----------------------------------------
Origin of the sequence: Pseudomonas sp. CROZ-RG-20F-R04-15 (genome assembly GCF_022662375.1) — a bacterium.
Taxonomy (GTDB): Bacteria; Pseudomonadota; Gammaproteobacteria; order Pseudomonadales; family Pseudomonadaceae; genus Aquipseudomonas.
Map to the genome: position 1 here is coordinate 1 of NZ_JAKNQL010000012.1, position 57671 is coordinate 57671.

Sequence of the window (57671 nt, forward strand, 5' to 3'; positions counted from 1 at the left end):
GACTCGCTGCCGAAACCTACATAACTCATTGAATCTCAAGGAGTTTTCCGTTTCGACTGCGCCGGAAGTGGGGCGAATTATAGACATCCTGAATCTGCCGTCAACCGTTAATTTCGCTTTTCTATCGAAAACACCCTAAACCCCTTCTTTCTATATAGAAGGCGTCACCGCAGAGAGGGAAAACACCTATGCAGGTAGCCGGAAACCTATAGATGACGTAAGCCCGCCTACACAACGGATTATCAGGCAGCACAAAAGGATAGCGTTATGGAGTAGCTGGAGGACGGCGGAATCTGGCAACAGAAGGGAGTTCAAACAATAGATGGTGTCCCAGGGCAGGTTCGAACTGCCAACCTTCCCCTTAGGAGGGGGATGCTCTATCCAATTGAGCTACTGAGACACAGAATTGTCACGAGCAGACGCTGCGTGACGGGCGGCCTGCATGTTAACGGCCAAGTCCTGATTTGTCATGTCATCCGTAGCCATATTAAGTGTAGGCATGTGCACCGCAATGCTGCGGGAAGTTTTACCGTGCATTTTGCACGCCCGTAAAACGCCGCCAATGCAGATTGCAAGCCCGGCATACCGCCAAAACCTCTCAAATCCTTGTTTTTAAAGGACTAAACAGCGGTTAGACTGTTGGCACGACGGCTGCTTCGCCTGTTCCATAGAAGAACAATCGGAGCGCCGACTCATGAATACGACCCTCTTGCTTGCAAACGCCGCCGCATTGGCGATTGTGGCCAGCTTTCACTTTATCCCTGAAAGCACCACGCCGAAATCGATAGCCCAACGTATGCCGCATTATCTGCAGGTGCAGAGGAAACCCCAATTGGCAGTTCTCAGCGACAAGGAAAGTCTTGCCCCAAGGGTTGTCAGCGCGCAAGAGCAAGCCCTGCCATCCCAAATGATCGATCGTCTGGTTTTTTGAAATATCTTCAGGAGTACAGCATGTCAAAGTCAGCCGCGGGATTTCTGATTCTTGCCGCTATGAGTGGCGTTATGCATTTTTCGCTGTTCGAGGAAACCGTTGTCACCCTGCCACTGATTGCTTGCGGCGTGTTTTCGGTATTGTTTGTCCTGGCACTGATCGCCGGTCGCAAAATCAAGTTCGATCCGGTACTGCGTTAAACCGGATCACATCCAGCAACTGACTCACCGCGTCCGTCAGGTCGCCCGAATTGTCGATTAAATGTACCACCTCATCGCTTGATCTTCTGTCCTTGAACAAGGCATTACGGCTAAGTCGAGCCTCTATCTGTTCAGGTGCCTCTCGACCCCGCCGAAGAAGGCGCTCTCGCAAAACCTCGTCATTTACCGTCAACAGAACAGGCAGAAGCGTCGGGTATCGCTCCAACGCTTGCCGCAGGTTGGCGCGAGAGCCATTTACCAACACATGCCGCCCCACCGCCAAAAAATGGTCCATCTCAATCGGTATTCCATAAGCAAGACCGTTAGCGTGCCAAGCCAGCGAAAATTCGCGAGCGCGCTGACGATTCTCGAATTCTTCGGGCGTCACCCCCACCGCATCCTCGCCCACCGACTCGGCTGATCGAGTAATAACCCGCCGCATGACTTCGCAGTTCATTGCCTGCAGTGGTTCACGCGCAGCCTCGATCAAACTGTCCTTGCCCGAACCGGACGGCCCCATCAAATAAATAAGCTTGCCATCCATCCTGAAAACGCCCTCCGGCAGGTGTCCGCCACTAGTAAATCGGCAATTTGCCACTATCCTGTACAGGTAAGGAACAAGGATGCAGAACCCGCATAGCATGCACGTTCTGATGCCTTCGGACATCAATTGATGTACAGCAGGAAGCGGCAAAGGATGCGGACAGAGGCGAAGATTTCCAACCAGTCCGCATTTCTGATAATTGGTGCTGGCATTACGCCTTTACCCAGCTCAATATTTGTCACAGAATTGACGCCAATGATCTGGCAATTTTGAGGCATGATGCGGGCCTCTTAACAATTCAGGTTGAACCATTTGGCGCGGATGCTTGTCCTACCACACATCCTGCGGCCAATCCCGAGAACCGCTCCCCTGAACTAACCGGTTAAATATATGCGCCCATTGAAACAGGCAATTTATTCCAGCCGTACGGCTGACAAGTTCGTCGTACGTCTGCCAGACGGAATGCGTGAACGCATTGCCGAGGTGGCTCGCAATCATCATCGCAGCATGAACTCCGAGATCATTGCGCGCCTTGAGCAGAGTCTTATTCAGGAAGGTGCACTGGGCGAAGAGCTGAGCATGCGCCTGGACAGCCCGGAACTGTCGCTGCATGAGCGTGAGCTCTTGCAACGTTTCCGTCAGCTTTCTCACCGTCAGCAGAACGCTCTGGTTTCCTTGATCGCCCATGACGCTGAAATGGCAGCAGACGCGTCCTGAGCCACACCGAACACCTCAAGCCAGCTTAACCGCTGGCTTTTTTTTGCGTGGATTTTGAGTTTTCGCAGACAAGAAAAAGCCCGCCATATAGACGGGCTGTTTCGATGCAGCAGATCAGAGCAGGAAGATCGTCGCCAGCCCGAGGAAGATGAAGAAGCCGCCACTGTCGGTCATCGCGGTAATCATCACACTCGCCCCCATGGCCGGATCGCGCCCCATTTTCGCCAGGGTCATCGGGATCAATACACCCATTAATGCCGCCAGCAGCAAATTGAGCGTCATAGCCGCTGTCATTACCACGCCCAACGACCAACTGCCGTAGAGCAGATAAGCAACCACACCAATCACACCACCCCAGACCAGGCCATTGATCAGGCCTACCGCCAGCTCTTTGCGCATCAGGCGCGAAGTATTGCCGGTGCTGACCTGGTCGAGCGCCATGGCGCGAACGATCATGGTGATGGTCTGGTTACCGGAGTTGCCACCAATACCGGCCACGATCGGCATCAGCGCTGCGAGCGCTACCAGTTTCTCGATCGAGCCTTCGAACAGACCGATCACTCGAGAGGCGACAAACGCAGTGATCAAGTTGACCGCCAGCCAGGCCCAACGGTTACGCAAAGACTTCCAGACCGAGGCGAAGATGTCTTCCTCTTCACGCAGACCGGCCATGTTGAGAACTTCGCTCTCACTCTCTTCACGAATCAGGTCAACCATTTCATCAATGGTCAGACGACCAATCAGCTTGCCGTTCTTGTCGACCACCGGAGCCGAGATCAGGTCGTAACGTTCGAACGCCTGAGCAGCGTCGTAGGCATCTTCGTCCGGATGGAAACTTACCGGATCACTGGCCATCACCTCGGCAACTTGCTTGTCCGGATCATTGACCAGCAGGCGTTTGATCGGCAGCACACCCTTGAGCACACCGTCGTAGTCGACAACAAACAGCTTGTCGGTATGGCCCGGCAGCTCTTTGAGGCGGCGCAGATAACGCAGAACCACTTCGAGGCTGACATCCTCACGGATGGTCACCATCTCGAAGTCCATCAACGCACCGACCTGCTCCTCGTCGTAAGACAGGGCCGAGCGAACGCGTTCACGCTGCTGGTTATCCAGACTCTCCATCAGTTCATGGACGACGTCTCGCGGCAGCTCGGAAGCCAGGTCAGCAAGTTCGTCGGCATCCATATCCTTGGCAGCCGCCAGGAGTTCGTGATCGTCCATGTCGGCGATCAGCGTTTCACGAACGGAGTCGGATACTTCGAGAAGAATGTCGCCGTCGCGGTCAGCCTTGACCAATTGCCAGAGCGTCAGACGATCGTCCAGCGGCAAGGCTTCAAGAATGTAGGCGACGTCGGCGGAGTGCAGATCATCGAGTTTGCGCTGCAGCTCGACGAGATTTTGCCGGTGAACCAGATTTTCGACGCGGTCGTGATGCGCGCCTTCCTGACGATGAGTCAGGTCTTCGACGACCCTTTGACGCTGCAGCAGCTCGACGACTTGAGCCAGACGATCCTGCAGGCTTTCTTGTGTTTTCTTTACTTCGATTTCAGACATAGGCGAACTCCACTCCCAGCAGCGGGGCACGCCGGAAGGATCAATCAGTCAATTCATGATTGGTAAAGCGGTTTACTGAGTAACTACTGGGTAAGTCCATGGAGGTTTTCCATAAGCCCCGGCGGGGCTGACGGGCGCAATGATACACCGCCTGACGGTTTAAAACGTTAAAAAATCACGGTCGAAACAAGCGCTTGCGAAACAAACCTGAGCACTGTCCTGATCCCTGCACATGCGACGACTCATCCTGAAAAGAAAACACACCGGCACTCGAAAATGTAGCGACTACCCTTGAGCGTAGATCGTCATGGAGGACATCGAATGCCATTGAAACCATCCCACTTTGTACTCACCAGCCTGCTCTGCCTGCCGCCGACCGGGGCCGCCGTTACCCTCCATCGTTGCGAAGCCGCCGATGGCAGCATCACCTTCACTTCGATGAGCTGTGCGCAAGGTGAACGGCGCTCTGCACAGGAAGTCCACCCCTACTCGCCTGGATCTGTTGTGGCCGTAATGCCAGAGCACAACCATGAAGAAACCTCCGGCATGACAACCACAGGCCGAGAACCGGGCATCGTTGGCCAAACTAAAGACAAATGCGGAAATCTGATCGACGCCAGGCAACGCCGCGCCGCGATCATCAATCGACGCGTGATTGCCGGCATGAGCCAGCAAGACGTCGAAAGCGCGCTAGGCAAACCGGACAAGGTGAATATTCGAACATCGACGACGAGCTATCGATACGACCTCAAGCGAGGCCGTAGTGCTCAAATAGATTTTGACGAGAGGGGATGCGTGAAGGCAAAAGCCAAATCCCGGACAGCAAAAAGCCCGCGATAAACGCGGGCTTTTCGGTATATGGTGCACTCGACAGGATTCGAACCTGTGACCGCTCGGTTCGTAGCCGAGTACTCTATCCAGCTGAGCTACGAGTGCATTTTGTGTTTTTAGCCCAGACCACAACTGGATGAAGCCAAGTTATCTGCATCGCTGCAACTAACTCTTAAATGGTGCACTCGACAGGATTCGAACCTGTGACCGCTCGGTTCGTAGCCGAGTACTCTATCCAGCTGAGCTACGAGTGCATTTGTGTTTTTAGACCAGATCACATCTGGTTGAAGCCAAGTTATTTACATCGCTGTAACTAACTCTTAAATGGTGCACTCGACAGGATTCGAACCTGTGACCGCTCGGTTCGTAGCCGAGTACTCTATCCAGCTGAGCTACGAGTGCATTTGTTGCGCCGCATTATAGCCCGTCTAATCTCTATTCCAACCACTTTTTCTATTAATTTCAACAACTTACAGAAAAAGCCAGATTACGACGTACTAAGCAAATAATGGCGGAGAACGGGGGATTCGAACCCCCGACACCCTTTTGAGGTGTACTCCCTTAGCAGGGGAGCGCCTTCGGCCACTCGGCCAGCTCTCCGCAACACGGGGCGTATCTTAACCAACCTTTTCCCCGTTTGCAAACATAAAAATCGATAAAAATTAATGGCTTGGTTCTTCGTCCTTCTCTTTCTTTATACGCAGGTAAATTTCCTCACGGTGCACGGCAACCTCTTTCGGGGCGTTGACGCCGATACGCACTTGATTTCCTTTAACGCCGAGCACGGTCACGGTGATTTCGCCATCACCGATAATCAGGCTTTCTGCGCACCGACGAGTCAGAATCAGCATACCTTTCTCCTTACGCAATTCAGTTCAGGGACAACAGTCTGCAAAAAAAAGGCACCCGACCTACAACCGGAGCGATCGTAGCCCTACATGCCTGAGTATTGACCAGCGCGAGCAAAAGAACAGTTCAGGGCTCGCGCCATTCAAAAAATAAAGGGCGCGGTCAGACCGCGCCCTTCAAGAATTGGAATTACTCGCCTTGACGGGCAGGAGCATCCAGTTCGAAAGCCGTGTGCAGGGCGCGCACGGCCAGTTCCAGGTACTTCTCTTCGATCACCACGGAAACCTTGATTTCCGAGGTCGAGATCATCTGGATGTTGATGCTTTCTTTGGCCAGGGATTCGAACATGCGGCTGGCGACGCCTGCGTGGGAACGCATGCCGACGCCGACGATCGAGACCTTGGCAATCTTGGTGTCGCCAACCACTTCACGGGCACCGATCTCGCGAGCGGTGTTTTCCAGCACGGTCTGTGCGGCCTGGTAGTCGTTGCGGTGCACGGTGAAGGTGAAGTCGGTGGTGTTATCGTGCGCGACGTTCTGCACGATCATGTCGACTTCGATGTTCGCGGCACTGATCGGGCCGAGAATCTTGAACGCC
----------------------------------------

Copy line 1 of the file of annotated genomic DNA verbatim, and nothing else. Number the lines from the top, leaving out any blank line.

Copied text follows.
Origin of the sequence: Pseudomonas sp. CROZ-RG-20F-R04-15 (genome assembly GCF_022662375.1) — a bacterium.